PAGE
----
A couple of weeks ago during a scooter ride around western Kyoto, I came across a temple that I recalled having visited a couple of years ago. Its entrance path is quite nice.

Here's how it looked two weeks ago:

I'll have to visit again in a month when the colors are hitting their peak, but until then, here are some more views from Dec 1, 2012:

The smudge of red reveals who joined me on that visit. It was the same trip two years ago with the intense rainbow over Arashiyama a pretty path, a bunch of whimsical carvings, [...]


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An Autumn Visit to the Sento Imperial Palace in Kyoto

Continuing the story about a day with friends in Kyoto last November that started with a morning visit to the Shugakuin Imperial Villa, after lunch we made our way to the Sento Imperial Palace, a small palace tucked away in a corner of the huge park that also houses the main Imperial Palace in Kyoto.

It was my first trip to this particular palace.

I include this photo mostly as an example of why one needs to be careful about using a polarizing filter with a wide-angle lens. I'd brought the filter along because it has such a dramatic [...]


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Revisiting Kyoto’s Fall Colors: Shugakuin Imperial Villa Last November (Part 2)

I guess this is a continuation of a post three months ago looking back to last November's trip to the Shugakuin Imperial Villa in Kyoto. We're still two months away from fall foliage season in Kyoto, but it's just around the corner for much of the Northern Hemisphere, so I guess this is a getting-in-the-mood-for-Autumn kind of post.

We'd left of on that previous post having headed up a hill to a nice view. The same view with an 85mm at f/1.6 sort of has a slightly-unreal look, as if it's a close up of a model...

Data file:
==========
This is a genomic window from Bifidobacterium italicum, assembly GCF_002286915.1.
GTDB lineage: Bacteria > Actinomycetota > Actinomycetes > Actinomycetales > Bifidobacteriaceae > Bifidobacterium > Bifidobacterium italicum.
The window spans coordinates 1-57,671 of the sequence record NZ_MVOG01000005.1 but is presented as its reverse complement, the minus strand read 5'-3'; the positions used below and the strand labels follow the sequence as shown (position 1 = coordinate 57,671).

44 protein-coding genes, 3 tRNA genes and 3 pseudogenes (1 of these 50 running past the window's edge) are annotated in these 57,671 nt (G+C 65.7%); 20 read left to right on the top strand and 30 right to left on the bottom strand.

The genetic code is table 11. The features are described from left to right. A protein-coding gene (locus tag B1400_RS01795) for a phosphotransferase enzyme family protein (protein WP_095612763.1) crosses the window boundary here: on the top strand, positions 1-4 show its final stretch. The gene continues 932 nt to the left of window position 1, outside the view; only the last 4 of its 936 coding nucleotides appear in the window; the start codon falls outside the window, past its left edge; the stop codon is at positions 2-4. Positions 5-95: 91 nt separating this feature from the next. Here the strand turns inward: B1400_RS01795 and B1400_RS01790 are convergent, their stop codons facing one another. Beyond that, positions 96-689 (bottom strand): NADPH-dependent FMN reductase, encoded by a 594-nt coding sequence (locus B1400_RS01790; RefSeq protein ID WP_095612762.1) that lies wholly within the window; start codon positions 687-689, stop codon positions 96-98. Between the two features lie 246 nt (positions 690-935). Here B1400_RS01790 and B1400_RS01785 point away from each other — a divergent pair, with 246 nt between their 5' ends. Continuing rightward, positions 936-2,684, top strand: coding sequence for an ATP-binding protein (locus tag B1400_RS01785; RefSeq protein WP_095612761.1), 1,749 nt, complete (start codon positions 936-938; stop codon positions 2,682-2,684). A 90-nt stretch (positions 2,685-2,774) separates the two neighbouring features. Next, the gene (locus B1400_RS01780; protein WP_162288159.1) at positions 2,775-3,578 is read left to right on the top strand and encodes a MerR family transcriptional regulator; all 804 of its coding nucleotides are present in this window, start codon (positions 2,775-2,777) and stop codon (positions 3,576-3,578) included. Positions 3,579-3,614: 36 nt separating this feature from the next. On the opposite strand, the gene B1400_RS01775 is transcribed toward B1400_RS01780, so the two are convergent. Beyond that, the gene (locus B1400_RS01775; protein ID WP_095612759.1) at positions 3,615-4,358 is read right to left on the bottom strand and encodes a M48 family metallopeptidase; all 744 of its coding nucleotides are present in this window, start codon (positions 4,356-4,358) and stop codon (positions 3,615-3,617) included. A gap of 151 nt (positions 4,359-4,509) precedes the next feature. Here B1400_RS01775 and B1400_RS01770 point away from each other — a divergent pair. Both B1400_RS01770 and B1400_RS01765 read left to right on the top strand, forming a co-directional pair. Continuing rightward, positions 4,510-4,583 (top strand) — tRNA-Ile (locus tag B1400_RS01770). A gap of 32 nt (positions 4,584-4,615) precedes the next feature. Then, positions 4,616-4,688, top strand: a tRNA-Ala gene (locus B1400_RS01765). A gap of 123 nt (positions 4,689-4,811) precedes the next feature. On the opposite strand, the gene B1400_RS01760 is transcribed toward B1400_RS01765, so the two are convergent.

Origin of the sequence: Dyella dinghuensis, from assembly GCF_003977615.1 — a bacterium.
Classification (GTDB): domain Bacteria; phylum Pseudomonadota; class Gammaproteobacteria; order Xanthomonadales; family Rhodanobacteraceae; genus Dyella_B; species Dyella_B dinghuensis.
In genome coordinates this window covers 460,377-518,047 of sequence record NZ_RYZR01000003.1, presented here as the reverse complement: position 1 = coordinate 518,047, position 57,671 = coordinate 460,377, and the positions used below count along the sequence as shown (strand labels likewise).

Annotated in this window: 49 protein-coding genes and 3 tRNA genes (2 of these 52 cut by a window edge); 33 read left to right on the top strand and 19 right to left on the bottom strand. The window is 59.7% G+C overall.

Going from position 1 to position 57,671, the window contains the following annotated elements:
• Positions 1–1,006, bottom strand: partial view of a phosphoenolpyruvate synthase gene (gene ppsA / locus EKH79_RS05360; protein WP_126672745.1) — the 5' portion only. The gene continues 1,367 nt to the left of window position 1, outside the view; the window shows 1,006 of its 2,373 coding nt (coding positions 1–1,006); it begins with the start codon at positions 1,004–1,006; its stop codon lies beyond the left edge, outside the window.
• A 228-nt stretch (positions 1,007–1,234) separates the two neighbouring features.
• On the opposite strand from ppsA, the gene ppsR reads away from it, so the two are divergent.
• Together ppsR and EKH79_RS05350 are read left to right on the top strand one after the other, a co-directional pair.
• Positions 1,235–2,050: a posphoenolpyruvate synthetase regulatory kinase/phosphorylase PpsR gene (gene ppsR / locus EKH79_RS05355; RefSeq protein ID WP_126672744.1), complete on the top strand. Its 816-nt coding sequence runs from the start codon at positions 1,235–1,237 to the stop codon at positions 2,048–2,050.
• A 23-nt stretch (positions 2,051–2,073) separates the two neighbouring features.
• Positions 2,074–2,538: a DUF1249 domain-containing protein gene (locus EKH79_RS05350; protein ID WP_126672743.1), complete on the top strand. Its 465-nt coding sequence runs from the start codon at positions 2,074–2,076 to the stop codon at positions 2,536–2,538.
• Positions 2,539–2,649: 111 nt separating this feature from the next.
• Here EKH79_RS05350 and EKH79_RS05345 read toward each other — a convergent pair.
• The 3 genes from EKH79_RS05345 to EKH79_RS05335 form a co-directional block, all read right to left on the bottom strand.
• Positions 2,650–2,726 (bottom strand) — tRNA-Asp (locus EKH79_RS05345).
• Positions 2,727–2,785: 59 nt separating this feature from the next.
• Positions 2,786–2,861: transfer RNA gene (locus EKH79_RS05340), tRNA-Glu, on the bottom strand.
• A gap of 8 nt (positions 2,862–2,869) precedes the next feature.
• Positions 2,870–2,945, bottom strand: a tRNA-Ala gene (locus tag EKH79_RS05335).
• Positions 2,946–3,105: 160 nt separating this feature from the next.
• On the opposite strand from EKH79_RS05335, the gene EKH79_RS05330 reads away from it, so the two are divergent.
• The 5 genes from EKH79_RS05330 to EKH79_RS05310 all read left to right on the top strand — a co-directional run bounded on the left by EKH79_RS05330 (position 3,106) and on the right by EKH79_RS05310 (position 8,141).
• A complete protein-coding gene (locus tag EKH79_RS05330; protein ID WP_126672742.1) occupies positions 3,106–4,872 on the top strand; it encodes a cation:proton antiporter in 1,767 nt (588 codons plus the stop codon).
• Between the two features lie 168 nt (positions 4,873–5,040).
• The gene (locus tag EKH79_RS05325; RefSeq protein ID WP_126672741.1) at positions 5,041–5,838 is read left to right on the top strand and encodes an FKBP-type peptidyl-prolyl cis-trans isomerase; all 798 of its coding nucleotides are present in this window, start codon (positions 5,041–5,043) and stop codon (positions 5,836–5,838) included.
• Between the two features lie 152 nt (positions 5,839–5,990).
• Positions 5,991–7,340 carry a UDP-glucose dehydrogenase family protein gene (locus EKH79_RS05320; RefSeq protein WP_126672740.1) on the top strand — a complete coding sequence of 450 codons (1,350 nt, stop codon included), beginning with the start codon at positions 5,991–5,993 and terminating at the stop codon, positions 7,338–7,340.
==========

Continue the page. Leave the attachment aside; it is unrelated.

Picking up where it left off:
As described in [...]


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Gargoyle-Tile Workshop Visit Part 2: Crafting the Clay

Picking up from yesterday's "Gargoyle-Tile Workshop Visit Part 1: Factory Tour", we'll look a bit on how these complex decorative tiles are made.

These are essentially pottery, so crafting is "simple": create the shape you want out of clay, let it air dry for a few months, then fire it in a kiln for 30 hours at a bazillion degrees.

It's not that simple, of course. First off, with the lead time to the final firing measured in months, they can't afford to have pieces crack in the kiln, so they've developed crafting and firing techniques that completely avoids cracks. [...]


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Sand Sculptures at Kyoto’s Silver Pavilion Temple

Last fall I visited the Ginkakuji Temple (銀閣寺, the "silver pavilion") in north-east Kyoto. It's named for a building that was intended to be coated in silver leaf (comparable to how the golden pavilion is coated in gold leaf). Apparently they never got around to actually applying the silver, but the name stuck.

As it is today, the temple is noted for its sculptured sand, including a huge Mt. Fuji shaped cone.

The minor entrance stone garden is not particularly special, with similar features easily found at other temples. But the main garden raises the level considerably...

There's also a [...]


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Rich Wood Views Inside Kyoto’s Zuishin Temple